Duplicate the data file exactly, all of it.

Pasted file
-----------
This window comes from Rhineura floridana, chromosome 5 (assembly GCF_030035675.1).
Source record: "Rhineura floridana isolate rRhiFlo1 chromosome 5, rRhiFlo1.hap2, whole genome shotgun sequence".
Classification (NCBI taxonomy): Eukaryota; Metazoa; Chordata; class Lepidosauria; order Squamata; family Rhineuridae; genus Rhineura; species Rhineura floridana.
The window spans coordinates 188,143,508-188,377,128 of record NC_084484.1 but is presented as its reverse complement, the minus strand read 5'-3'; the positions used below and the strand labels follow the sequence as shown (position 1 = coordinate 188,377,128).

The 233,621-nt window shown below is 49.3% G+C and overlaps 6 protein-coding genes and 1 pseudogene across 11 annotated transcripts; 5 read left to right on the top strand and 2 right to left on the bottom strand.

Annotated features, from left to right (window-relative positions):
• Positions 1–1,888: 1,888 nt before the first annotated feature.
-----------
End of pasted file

This window comes from Rhineura floridana, chromosome 5 (assembly GCF_030035675.1).
Source record: "Rhineura floridana isolate rRhiFlo1 chromosome 5, rRhiFlo1.hap2, whole genome shotgun sequence".
Classification (NCBI taxonomy): Eukaryota; Metazoa; Chordata; class Lepidosauria; order Squamata; family Rhineuridae; genus Rhineura; species Rhineura floridana.
The window spans coordinates 188,143,508-188,377,128 of record NC_084484.1 but is presented as its reverse complement, the minus strand read 5'-3'; the positions used below and the strand labels follow the sequence as shown (position 1 = coordinate 188,377,128).

The 233,621-nt window shown below is 49.3% G+C and overlaps 6 protein-coding genes and 1 pseudogene across 11 annotated transcripts; 5 read left to right on the top strand and 2 right to left on the bottom strand.

Annotated features, from left to right (window-relative positions):
• Positions 1–1,888: 1,888 nt before the first annotated feature.